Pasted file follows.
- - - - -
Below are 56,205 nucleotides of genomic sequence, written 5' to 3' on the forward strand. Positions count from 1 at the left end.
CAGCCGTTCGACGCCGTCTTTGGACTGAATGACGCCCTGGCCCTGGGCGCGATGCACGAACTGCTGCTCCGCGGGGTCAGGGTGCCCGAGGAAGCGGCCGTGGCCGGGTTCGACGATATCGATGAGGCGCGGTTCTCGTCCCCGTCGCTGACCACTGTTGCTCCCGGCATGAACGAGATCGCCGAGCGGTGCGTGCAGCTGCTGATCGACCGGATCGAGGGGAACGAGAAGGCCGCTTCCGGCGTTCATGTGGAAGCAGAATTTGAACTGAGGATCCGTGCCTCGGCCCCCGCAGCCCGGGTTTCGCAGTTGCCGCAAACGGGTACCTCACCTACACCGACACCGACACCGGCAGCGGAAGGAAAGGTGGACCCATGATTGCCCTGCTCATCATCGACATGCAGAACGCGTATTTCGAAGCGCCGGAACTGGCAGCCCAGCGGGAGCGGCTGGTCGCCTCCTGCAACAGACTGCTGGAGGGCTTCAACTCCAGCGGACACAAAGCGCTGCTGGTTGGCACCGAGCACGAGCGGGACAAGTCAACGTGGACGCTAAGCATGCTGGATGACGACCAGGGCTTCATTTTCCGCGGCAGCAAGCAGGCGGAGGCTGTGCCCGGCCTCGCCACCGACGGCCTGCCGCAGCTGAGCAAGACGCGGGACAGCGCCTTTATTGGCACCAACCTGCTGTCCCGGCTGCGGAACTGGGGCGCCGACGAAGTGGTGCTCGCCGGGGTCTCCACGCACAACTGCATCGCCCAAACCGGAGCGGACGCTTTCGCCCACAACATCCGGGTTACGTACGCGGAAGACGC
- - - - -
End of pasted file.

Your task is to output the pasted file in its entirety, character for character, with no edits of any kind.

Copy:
Below are 56,205 nucleotides of genomic sequence, written 5' to 3' on the forward strand. Positions count from 1 at the left end.
CAGCCGTTCGACGCCGTCTTTGGACTGAATGACGCCCTGGCCCTGGGCGCGATGCACGAACTGCTGCTCCGCGGGGTCAGGGTGCCCGAGGAAGCGGCCGTGGCCGGGTTCGACGATATCGATGAGGCGCGGTTCTCGTCCCCGTCGCTGACCACTGTTGCTCCCGGCATGAACGAGATCGCCGAGCGGTGCGTGCAGCTGCTGATCGACCGGATCGAGGGGAACGAGAAGGCCGCTTCCGGCGTTCATGTGGAAGCAGAATTTGAACTGAGGATCCGTGCCTCGGCCCCCGCAGCCCGGGTTTCGCAGTTGCCGCAAACGGGTACCTCACCTACACCGACACCGACACCGGCAGCGGAAGGAAAGGTGGACCCATGATTGCCCTGCTCATCATCGACATGCAGAACGCGTATTTCGAAGCGCCGGAACTGGCAGCCCAGCGGGAGCGGCTGGTCGCCTCCTGCAACAGACTGCTGGAGGGCTTCAACTCCAGCGGACACAAAGCGCTGCTGGTTGGCACCGAGCACGAGCGGGACAAGTCAACGTGGACGCTAAGCATGCTGGATGACGACCAGGGCTTCATTTTCCGCGGCAGCAAGCAGGCGGAGGCTGTGCCCGGCCTCGCCACCGACGGCCTGCCGCAGCTGAGCAAGACGCGGGACAGCGCCTTTATTGGCACCAACCTGCTGTCCCGGCTGCGGAACTGGGGCGCCGACGAAGTGGTGCTCGCCGGGGTCTCCACGCACAACTGCATCGCCCAAACCGGAGCGGACGCTTTCGCCCACAACATCCGGGTTACGTACGCGGAAGACGC